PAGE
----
The End of the Payphone – Panorama

So this time it’s really time. The coin slot will be deactivated this Monday in the 12,000 remaining Deutsche Telekom telephones. Then it’s over with the clack-clack, which either transported you to foreign worlds or connected you from there to your homeland.

The coin slot, that was a science. Because through the cracks into which one frantically threw one’s coins for decades, it usually rushed through without any consequences. Someone spread the rumor that rubbing coins could prevent this debacle, which is why rubbing marks were found all over public payphones and their cells. Yes, there has been so much rubbing over the years that in some areas of the gray apparatus or the yellow box the paint was off down to the metal layer. This did not make the small change easier to hold. So it had to be taken out from below and thrown in again at the top. Until someone opened the door and asked, “Are you going to be long?”

Most recently, old telephone booths, like the example shown here in Unterhaching imported from England, functioned as book collection points.

(Photo: Claus Schunk)

Now the coiners are deactivated. At the end of January, the end of phone card payments should also be sealed. All telephone booths and pillars in Germany will be dismantled or converted into a kind of cell phone repeater. After 142 years, the history of the public telephone in Germany ends, largely silently. Recently, some of the cells that had already been cleared had rotted away as wretched disposal sites for books that had never been read.

In the mid-1990s, there were still 160,000 such telephones in Germany. But at that time even Steve Jobs was still attached to the coiled cable and when they heard “telephone booth” everyone thought of Tippi Hedren, how she got to safety from Hitchcock’s birds. Now it’s finally over. The “obligation to operate public telephones” had already been removed from the Telecommunications Act in Germany at the end of 2021.

Telecommunications: In Michendorf in Brandenburg, discarded telephone boxes are collected and broken down into their individual parts.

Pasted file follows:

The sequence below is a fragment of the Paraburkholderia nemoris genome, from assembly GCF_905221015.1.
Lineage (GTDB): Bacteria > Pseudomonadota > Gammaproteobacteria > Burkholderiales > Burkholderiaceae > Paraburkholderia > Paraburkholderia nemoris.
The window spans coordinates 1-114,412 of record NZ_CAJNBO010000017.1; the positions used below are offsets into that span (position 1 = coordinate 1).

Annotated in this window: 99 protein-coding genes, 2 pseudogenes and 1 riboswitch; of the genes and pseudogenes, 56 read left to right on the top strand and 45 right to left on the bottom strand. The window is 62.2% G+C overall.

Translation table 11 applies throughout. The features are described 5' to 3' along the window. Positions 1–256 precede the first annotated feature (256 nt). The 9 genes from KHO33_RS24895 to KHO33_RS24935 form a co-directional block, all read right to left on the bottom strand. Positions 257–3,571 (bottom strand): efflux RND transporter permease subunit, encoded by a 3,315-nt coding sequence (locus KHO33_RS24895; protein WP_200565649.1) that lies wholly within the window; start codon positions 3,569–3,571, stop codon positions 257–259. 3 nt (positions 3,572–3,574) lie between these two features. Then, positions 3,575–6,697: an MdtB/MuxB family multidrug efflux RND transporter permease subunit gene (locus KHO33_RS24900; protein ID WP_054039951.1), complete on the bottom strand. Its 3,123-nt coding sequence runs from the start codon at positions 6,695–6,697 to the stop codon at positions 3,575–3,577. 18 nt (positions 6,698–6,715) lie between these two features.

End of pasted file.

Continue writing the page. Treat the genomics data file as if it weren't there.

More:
In Michendorf in Brandenburg, discarded telephone boxes are collected and broken down into their individual parts.

(Photo: Ralf Hirschberger/dpa)

But there may be a bit of melancholy when you think back to the heyday of clack-clack on this occasion. Because that was always heard when the money was used up during the phone call and the line – possibly forever? – was interrupted. Then you had to load new coins into the slider. The people who, by the way, had explained the art of rubbing to you were also the ones who stubbornly assured you that you could outsmart the Deutsche Post with buttons or worthless foreign European currency. That would be a lot cheaper. But you never tried. Because that would have been a bad omen for the voice message you were trying to please your boyfriend or girlfriend with. Except that the voice message was still a dialogue back then. Even rain, cold, the smell of cigarettes, urine and sweat, as well as the sight of politically or sexually connoted graffiti were accepted for this fine acoustic contact far away from the fixed network controlled by parents. Because as soon as a coin was successfully inserted and the longed-for person answered at the other end of the line, happiness was infinitely great.

So let’s bow to the clack-clack one last time and rub the coin again. It’s no good anyway.

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